Jonathan Romney: Noises Off

Anthony Minghella shot for the stars but still kept his feet on the ground
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The Independent Online

In Britain, we're used to seeing our directing talents fly the coop for Hollywood. But Anthony Minghella – who died from a haemorrhage last week, aged 54 – managed to have the best of both worlds. He was a cosmopolitan film-maker, an Oscar-winning writer and director of films such as The English Patient and The Talented Mr Ripley, which combined the complex values of European art cinema with the executive panache of the Hollywood epic. At the same time, he remained a very visible, and approachable, part of the British film industry; while success made him a formidable transatlantic player, he was never seen as a creature of either Los Angeles or New York.

As a director, he was universally respected, even if critics were sometimes wary of his work. It was possible to admire his ambition and integrity, while sometimes wishing the films were a little less monumental. His cameo appearance last year in Joe Wright's Atonement was significant: it suggested that Minghella had become a godfather to a school of film-making that was literate, grand-scale, rather bombastic, but tending somewhat to middle-brow prestige. Yet conservatism was not a charge that could be levelled at The English Patient (1996): it will endure as one of the more dream-like, aesthetically idiosyncratic films ever to score an upmarket hit worldwide.

Minghella's last big film, Cold Mountain (2003), was more academic, yet found room for introspective moodiness within its epic scale. But The Talented Mr Ripley (1999) is a special achievement: a provocative re-reading of an already legendary anti-hero, the film succeeds both as a study in criminal psychopathology and as an elegant evocation of a certain cosmopolitan milieu of the American and European 1950s.

Minghella was nothing if not stylish. I once did a long interview with him on stage at Goldsmiths College, south London: he was expansive, affable, open to dialogue with the audience. As chairman of the British Film Institute (BFI), he was a charismatic fixture on London Film Festival opening nights. His cameo as a TV arts show host in Atonement made perfect sense: he could easily have had a Melvyn Bragg-style sideline as an erudite arts pundit, but when interviewing others on stage, his mischief and ebullience could sometimes run away with him.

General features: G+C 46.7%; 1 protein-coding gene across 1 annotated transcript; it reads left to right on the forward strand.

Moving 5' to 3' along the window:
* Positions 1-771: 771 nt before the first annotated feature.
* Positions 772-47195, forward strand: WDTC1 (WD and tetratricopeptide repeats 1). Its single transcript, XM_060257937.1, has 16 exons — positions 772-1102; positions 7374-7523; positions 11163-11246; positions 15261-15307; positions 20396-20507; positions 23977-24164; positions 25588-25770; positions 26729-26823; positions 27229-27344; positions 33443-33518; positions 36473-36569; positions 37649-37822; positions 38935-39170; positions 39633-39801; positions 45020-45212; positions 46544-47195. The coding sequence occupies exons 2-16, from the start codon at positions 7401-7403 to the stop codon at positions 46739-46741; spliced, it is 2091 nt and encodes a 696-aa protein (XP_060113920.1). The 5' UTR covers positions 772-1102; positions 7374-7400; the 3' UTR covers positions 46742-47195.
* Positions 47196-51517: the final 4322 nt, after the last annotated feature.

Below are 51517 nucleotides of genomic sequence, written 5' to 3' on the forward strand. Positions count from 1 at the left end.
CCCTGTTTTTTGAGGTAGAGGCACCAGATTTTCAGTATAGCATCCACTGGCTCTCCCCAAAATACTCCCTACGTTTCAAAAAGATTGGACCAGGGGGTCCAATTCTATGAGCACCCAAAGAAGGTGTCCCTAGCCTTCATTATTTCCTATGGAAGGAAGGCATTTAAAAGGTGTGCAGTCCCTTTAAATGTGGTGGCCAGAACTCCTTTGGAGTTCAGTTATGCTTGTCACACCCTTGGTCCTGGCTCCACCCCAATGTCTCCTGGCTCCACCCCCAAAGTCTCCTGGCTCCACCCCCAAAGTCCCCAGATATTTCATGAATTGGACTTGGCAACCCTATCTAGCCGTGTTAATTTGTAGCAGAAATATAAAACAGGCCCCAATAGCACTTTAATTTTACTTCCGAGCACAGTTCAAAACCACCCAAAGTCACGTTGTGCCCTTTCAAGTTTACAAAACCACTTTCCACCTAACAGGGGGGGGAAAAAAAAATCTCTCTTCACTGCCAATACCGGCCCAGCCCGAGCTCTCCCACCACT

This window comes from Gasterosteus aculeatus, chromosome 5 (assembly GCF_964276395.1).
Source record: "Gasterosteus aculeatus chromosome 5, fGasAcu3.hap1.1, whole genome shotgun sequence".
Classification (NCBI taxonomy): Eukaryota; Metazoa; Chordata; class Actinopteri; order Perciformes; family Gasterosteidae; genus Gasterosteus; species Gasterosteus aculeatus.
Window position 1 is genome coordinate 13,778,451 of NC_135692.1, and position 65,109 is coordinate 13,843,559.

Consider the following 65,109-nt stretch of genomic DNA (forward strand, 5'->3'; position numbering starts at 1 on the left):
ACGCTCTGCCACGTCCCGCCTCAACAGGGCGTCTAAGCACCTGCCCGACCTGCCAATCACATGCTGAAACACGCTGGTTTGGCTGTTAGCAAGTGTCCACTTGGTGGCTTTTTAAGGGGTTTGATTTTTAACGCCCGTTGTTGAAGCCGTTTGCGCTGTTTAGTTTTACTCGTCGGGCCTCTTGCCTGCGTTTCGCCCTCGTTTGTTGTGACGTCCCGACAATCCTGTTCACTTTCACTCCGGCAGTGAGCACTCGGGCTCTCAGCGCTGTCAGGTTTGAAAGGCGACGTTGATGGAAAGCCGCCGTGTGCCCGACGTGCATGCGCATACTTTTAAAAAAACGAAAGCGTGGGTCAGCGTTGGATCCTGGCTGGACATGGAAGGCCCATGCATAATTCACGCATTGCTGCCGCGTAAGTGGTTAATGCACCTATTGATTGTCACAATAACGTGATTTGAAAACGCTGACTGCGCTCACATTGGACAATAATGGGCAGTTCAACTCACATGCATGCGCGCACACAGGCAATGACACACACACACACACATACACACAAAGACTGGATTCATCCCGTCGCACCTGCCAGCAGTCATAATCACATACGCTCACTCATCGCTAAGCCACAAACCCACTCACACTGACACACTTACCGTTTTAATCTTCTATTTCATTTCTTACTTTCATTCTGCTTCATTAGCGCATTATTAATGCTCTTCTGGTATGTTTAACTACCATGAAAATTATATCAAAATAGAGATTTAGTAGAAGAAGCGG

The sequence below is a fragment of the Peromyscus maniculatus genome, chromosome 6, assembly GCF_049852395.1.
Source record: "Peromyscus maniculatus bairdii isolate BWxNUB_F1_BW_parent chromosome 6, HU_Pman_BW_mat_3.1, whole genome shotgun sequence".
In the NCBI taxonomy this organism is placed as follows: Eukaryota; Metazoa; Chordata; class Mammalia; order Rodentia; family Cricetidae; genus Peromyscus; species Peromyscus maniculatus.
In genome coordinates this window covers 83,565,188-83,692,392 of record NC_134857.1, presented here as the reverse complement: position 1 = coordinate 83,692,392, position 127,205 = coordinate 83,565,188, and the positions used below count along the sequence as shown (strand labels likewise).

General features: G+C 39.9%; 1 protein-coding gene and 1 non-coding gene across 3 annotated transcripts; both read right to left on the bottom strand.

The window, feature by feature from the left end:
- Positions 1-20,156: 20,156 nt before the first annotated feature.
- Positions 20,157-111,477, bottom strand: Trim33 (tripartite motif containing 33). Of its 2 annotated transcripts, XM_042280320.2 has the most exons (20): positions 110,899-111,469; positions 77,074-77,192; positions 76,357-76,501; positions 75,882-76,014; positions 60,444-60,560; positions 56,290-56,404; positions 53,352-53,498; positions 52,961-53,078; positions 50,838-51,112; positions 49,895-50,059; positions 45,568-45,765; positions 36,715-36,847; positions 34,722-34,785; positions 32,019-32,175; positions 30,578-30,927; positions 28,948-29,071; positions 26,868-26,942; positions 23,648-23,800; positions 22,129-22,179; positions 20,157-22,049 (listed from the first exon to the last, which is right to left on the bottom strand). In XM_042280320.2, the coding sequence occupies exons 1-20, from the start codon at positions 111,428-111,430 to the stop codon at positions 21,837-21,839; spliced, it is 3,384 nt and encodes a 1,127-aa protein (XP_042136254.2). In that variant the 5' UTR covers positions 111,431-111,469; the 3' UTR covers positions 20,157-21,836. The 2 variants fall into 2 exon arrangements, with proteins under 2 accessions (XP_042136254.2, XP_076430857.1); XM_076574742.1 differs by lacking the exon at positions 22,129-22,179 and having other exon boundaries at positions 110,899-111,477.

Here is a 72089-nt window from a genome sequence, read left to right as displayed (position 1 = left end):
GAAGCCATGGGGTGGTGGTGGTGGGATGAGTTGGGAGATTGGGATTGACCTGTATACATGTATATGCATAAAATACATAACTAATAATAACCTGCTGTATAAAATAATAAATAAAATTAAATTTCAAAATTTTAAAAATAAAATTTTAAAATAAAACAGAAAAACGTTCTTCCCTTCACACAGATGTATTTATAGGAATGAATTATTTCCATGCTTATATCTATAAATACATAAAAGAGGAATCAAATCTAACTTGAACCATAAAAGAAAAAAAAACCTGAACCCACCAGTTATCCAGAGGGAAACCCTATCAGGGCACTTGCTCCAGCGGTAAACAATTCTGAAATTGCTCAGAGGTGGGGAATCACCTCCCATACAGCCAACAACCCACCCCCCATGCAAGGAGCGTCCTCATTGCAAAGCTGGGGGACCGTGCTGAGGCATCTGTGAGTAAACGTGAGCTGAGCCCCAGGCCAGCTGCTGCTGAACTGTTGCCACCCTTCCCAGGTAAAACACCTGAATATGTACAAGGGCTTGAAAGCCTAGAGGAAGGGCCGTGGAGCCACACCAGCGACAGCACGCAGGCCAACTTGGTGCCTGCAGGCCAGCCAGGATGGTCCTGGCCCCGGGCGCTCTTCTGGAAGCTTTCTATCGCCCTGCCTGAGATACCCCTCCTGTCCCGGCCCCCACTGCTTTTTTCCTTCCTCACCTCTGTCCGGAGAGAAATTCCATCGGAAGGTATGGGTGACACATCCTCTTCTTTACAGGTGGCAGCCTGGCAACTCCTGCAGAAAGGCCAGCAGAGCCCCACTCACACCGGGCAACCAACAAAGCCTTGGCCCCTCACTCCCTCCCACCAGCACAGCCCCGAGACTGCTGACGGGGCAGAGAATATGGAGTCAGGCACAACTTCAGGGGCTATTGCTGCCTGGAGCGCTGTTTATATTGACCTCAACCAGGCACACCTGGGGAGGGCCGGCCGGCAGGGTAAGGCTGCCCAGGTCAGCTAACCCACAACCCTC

Minghella was one of the handful of British directors who could talk of their love of world cinema and sound plausible. At the BFI, his urbane style made him a persuasive figurehead.

He wasn't a man to forget his roots: he frequently paid tribute to his Isle of Wight origins. He also stayed true to London, the city that kick-started his directing career with the 1990 supernatural romance Truly Madly Deeply. That film attempted to deal with big emotions – love, grief and joie de vivre – in a way that felt bracingly un-English.

After three globe-trotting productions, Minghella returned to London in his last cinema feature, Breaking and Entering (2006), inspired by the changing geography and economy of King's Cross. Though not entirely convincing, it showed Minghella with his sleeves rolled up: working with a smaller budget and showing a curiosity for the everyday. As executive producer on last year's US thriller Michael Clayton, he also contributed to the resurgence of intelligence and maturity in Hollywood.

Following The No. 1 Ladies' Detective Agency, screening tonight on BBC1, his next planned feature, The Ninth Life of Louis Drax, promised to venture into new, eccentric territory.

Anthony Minghella remains an imposing model for the commercially minded European director: he proved you could aim for the skies, and still keep your feet on the ground.

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